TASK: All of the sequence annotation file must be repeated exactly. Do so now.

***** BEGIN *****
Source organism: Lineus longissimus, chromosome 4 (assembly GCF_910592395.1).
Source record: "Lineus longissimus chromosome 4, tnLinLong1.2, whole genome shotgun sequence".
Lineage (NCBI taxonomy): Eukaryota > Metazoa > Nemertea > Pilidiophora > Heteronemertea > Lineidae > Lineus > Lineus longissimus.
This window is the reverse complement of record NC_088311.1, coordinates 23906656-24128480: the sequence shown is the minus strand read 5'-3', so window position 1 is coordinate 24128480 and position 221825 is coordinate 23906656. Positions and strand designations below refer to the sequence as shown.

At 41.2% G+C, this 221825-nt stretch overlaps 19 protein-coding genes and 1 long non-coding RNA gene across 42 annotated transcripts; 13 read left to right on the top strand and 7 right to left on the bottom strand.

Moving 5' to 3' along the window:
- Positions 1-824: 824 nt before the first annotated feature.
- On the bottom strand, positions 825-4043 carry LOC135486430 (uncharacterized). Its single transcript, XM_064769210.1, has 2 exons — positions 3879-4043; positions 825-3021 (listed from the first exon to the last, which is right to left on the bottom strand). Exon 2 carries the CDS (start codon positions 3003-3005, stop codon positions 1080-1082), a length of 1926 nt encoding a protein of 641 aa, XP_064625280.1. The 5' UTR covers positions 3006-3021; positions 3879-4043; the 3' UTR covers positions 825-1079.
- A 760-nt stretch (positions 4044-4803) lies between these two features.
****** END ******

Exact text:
Source organism: Lineus longissimus, chromosome 4 (assembly GCF_910592395.1).
Source record: "Lineus longissimus chromosome 4, tnLinLong1.2, whole genome shotgun sequence".
Lineage (NCBI taxonomy): Eukaryota > Metazoa > Nemertea > Pilidiophora > Heteronemertea > Lineidae > Lineus > Lineus longissimus.
This window is the reverse complement of record NC_088311.1, coordinates 23906656-24128480: the sequence shown is the minus strand read 5'-3', so window position 1 is coordinate 24128480 and position 221825 is coordinate 23906656. Positions and strand designations below refer to the sequence as shown.

At 41.2% G+C, this 221825-nt stretch overlaps 19 protein-coding genes and 1 long non-coding RNA gene across 42 annotated transcripts; 13 read left to right on the top strand and 7 right to left on the bottom strand.

Moving 5' to 3' along the window:
- Positions 1-824: 824 nt before the first annotated feature.
- On the bottom strand, positions 825-4043 carry LOC135486430 (uncharacterized). Its single transcript, XM_064769210.1, has 2 exons — positions 3879-4043; positions 825-3021 (listed from the first exon to the last, which is right to left on the bottom strand). Exon 2 carries the CDS (start codon positions 3003-3005, stop codon positions 1080-1082), a length of 1926 nt encoding a protein of 641 aa, XP_064625280.1. The 5' UTR covers positions 3006-3021; positions 3879-4043; the 3' UTR covers positions 825-1079.
- A 760-nt stretch (positions 4044-4803) lies between these two features.